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April 2014 Issue
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Tramping in cave country

Dense bush hides cave entrances on the side of the Makirikiri Stream
2hr return; half day for the round trip via the upper Nile River
Four Mile Road is 3.5km south of Charleston. Drive down the gravel road and park on the left just before the road descends to the Nile River

Hole in the Hill, Charleston, West Coast

The West Coast is renowned for its dramatic karst scenery. For me, what really stands out is its limestone arches. In the upper Oparara Basin near Karamea, tannin stained rivers, the colour of tea, wind their way though the dense rain forest and caves. Moria’s Gate, Honeycomb and the Oparara Arches are regularly visited and photographed. There is however one other arch tucked away. It’s little known, seldom visited and is a long kept secret of local trampers and cavers.

The Hole in the Hill arch is in a rugged area of karst inland from Charleston. The land is administered by the Department of Conservation and lies between two parts of Paparoa National Park: the large, rugged, bush covered area inland from Punakaiki, and the fragment containing the Metro Cave in the south.

It was likely left out of the national park due to its potential to generate revenue for the coast through logging and mining. While there has been selective logging in the area, a local cement company’s plan for a large quarry has been abandoned. Hopefully information published (such as this route description) will aid its recreational use, appreciation and continued protection.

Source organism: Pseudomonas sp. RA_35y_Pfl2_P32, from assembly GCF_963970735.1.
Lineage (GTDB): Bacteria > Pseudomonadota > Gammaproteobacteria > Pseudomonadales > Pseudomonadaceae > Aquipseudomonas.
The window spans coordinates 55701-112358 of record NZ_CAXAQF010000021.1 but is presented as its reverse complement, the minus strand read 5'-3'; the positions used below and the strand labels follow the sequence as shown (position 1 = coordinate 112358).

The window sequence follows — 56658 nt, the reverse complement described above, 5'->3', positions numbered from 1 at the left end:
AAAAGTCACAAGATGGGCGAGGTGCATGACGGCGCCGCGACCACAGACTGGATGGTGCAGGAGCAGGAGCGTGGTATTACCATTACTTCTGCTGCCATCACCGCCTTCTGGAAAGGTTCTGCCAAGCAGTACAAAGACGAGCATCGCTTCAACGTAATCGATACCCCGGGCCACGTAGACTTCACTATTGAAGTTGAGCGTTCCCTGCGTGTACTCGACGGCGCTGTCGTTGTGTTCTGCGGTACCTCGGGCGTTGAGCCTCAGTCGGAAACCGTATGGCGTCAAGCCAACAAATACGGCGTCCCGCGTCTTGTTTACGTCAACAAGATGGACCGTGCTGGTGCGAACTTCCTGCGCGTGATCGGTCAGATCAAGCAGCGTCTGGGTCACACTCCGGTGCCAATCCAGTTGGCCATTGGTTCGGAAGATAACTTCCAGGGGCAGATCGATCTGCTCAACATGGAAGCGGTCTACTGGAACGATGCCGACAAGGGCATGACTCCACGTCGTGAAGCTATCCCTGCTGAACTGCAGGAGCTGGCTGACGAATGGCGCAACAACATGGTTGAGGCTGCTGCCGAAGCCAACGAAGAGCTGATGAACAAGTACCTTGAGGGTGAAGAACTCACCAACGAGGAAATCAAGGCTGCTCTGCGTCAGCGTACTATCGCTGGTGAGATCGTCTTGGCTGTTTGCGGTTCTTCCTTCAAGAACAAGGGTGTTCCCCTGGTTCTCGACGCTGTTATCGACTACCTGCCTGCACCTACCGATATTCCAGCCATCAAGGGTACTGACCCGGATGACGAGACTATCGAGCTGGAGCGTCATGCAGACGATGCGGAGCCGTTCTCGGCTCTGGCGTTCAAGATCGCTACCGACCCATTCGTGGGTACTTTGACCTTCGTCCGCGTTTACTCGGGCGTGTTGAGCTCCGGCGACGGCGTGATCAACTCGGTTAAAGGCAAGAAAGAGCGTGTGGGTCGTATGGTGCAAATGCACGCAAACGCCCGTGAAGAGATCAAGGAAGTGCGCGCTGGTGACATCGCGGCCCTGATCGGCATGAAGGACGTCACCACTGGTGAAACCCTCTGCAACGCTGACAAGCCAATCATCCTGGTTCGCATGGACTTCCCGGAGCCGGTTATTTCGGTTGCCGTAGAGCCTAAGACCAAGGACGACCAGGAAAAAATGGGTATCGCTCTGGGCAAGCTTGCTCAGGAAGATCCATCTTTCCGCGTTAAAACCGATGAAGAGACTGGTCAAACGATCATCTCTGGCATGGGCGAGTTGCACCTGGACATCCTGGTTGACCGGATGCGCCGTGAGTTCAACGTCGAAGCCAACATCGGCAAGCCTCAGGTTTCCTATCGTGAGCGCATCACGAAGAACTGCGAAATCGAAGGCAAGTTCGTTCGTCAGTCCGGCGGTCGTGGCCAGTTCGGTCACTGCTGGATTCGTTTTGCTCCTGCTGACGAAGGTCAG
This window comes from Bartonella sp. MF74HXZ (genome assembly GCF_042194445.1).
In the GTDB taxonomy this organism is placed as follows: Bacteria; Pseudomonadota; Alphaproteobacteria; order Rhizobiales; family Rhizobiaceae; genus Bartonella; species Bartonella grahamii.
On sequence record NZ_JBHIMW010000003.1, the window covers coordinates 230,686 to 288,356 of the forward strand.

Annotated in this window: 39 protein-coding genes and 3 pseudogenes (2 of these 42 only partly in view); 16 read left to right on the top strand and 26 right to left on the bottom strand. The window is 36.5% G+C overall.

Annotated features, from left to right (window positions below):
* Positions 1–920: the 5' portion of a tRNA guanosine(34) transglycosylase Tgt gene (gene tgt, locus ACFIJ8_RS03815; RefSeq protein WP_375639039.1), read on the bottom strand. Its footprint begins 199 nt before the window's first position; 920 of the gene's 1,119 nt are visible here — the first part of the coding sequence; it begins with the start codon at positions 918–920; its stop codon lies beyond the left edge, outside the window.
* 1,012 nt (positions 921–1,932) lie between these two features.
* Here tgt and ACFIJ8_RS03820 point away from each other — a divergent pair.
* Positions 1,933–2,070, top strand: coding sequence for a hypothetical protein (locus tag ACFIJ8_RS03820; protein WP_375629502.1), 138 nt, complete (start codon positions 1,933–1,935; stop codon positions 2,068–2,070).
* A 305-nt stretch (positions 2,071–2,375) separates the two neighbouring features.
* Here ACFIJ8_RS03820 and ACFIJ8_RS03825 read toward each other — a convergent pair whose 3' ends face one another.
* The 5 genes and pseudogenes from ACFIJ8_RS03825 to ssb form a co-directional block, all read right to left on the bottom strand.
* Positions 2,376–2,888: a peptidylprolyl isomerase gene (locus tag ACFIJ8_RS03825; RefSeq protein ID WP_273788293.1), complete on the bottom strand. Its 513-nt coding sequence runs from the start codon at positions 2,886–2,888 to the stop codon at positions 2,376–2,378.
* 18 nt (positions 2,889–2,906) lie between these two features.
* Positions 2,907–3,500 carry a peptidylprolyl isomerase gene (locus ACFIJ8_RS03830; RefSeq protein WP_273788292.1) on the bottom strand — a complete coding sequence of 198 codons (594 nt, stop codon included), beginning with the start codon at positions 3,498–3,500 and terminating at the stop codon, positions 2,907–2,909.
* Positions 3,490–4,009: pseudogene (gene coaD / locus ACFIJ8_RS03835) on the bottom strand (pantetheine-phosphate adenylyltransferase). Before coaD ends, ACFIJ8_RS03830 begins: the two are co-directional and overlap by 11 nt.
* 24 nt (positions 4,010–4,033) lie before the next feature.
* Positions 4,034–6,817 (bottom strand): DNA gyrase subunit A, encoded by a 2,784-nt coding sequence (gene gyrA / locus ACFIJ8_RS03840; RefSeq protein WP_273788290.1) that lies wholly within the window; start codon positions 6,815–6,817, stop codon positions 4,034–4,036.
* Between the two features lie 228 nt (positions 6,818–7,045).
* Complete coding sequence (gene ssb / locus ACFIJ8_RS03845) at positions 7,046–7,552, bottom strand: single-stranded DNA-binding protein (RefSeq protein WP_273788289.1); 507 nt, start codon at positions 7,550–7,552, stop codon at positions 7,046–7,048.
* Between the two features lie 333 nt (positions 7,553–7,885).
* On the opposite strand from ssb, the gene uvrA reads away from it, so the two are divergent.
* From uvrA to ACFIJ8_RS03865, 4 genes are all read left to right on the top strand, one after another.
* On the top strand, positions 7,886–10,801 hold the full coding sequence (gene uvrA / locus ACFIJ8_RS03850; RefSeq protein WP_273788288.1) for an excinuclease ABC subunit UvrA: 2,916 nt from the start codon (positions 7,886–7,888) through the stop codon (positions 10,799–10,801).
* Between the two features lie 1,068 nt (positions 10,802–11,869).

Perhaps the greatest difficulty on any trip to caves and arches in the West Coast bush is finding them. The trail to Hole in the Hill begins 5km down Four Mile Rd and, initially, follows a series of muddy ditches northwards (a pair of gumboots wouldn’t go amiss). Look for a vague track heading left, which is marked with reflective markers. Don’t miss it, or you will disappear into a vast area of bush and karst, likely never to be seen again.

The trail descends to Makerikeri Stream and the Hole in the Hill. On either side of the track are damp, ominous looking shafts (alluring if you’re a caver). Water trickling into the soluble limestone has dissolved the rock, leaving behind tomos. These caves can be extensive and often contain sub fossil remains of New Zealand’s extinct birds. One known cave even has whale vertebrae bridging the passage, preserved in the limestone.

The Hole in the Hill is grand. The arch towers over the Makirikiri Stream. It’s 15m wide and some 80m high impressive by any standards. Light streams through from the openings at each end. On either side, up high and inaccessible, are cave entrances – perhaps unexplored. These have been formed by the stream as its course has changed over time. The arch itself is likely to be the last fragment of a cave system which collapsed long ago.

Downstream from the Hole in the Hill, the Makirikiri joins the Nile River. It’s about an hour’s walk to the confluence. There are no formed trails, and you feel like you’re the first person that’s ever walked there. It is easy travel in open beech forest. Stay on the true left. From here you can either head up the Nile, and back to the car park, or walk down the River to the Metro Caves railway and car park. With this option you would have to do a shuttle or try your luck hitching (a challenge on quiet gravel roads).

The trip is a good day out and travels through some impressive country. The area will hopefully, one day, gain the protection it deserves and be incorporated into Paparoa National Park. In the meantime, it’s nice to visit an accessible area with a wild feel and where you know you will have the place to yourself.

– Neil Silverwood